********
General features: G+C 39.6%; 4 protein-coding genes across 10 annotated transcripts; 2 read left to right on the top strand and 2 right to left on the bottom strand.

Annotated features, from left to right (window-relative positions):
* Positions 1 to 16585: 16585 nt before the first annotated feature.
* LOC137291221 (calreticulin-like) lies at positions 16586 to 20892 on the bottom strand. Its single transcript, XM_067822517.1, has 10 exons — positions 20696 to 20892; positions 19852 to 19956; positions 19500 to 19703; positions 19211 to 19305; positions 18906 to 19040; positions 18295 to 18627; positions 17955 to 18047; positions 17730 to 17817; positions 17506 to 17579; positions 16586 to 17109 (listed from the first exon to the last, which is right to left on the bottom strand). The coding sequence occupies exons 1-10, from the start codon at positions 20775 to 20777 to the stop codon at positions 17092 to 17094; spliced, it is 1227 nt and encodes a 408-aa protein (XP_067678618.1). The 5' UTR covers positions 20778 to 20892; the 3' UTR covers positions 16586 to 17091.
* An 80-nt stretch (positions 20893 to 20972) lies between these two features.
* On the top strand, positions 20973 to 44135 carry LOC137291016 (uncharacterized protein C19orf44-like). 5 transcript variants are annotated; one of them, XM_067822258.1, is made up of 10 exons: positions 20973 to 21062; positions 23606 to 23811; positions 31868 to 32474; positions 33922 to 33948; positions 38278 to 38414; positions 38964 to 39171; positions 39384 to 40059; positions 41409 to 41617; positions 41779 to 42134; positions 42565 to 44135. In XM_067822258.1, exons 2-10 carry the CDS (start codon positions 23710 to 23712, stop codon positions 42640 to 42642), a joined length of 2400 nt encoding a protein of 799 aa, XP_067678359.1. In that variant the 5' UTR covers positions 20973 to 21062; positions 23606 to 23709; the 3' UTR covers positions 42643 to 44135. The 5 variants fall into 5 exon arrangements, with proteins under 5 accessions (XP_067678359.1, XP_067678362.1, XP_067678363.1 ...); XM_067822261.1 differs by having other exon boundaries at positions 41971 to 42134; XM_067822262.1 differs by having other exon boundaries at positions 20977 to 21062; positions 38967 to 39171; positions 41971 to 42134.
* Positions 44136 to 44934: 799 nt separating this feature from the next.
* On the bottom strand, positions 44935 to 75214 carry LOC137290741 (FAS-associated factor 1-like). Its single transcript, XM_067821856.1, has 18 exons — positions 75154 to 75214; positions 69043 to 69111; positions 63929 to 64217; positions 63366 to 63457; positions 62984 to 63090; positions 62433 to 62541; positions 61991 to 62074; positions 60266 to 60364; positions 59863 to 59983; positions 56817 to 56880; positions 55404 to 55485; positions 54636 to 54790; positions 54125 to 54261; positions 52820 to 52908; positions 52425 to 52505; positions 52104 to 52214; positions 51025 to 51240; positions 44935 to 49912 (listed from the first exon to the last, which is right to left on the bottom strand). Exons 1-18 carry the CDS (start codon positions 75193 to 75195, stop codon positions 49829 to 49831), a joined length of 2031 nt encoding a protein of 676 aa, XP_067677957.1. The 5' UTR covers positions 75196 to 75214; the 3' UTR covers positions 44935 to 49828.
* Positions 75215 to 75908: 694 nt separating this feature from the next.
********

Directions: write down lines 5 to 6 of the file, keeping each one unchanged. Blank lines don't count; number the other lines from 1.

* An 80-nt stretch (positions 20893 to 20972) lies between these two features.
* On the top strand, positions 20973 to 44135 carry LOC137291016 (uncharacterized protein C19orf44-like). 5 transcript variants are annotated; one of them, XM_067822258.1, is made up of 10 exons: positions 20973 to 21062; positions 23606 to 23811; positions 31868 to 32474; positions 33922 to 33948; positions 38278 to 38414; positions 38964 to 39171; positions 39384 to 40059; positions 41409 to 41617; positions 41779 to 42134; positions 42565 to 44135. In XM_067822258.1, exons 2-10 carry the CDS (start codon positions 23710 to 23712, stop codon positions 42640 to 42642), a joined length of 2400 nt encoding a protein of 799 aa, XP_067678359.1. In that variant the 5' UTR covers positions 20973 to 21062; positions 23606 to 23709; the 3' UTR covers positions 42643 to 44135. The 5 variants fall into 5 exon arrangements, with proteins under 5 accessions (XP_067678359.1, XP_067678362.1, XP_067678363.1 ...); XM_067822261.1 differs by having other exon boundaries at positions 41971 to 42134; XM_067822262.1 differs by having other exon boundaries at positions 20977 to 21062; positions 38967 to 39171; positions 41971 to 42134.